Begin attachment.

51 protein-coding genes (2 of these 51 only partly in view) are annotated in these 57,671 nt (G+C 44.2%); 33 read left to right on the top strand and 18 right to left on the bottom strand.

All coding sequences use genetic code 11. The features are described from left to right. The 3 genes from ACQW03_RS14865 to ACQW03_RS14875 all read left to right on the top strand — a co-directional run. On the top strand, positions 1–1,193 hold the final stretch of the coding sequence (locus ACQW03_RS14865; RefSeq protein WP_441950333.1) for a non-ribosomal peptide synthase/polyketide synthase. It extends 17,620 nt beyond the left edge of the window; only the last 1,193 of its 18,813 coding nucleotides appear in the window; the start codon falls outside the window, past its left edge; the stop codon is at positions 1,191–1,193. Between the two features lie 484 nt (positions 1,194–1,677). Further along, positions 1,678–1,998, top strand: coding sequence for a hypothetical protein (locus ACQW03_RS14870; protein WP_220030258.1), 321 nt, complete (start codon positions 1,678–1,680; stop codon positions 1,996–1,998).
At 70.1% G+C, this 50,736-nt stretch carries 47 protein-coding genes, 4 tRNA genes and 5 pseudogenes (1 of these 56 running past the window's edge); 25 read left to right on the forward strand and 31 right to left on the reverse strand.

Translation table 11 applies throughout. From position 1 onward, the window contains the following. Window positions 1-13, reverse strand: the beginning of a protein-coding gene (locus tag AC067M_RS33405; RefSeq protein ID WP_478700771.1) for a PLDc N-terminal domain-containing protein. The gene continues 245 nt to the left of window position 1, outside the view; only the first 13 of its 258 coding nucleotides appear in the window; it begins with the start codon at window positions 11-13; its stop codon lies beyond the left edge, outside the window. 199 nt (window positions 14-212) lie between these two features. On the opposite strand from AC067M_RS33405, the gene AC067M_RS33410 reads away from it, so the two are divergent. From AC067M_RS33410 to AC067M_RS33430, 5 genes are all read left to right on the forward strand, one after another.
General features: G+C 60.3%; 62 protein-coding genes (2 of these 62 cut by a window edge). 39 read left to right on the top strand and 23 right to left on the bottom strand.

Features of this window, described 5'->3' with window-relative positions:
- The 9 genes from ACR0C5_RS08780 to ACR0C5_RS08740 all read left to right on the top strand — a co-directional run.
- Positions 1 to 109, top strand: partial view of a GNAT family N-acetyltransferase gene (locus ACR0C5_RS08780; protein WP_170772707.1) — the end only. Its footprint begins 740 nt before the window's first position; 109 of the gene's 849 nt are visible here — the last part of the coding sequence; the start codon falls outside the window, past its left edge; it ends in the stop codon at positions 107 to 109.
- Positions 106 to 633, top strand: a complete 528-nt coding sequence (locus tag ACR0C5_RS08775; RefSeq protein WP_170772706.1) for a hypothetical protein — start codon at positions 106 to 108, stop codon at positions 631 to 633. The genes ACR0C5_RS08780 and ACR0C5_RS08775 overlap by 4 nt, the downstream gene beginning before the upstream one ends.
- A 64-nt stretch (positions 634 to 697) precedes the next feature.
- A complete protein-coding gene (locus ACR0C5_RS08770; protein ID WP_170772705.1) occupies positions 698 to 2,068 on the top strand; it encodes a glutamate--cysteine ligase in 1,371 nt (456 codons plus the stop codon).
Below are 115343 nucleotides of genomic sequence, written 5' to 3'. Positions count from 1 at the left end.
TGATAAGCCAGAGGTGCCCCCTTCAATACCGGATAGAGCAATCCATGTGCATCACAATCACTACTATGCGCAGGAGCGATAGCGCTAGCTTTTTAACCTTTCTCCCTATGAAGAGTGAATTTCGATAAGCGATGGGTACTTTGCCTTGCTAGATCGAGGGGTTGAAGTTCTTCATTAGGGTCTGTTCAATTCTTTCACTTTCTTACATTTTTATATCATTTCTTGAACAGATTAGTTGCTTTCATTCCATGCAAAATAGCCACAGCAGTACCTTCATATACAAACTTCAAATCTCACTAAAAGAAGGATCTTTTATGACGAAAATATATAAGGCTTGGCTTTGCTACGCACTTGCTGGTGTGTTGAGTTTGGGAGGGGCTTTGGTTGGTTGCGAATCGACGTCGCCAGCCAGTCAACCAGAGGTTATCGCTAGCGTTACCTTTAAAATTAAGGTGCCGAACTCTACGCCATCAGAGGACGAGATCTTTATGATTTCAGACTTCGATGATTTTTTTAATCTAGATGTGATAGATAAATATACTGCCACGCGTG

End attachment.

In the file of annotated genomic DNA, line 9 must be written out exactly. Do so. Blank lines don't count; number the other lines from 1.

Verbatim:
- Positions 106 to 633, top strand: a complete 528-nt coding sequence (locus tag ACR0C5_RS08775; RefSeq protein WP_170772706.1) for a hypothetical protein — start codon at positions 106 to 108, stop codon at positions 631 to 633. The genes ACR0C5_RS08780 and ACR0C5_RS08775 overlap by 4 nt, the downstream gene beginning before the upstream one ends.